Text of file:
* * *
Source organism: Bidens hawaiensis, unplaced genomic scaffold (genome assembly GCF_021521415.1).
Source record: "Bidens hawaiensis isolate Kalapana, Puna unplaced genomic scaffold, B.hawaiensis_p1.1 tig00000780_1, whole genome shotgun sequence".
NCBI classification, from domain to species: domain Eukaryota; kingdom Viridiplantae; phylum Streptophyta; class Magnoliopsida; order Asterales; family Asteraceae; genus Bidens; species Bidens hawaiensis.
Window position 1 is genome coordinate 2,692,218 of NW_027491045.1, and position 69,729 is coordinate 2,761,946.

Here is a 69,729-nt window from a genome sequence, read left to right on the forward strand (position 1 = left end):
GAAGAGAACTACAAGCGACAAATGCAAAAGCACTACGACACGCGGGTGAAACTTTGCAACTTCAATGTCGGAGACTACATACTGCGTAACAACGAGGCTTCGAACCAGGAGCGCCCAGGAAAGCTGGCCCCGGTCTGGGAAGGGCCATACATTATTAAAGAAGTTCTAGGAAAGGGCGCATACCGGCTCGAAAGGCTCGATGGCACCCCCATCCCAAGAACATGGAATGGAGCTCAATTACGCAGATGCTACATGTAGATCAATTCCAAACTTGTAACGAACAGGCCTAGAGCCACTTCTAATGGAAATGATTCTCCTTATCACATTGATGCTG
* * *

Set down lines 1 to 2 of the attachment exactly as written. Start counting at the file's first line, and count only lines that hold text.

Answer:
Source organism: Bidens hawaiensis, unplaced genomic scaffold (genome assembly GCF_021521415.1).
Source record: "Bidens hawaiensis isolate Kalapana, Puna unplaced genomic scaffold, B.hawaiensis_p1.1 tig00000780_1, whole genome shotgun sequence".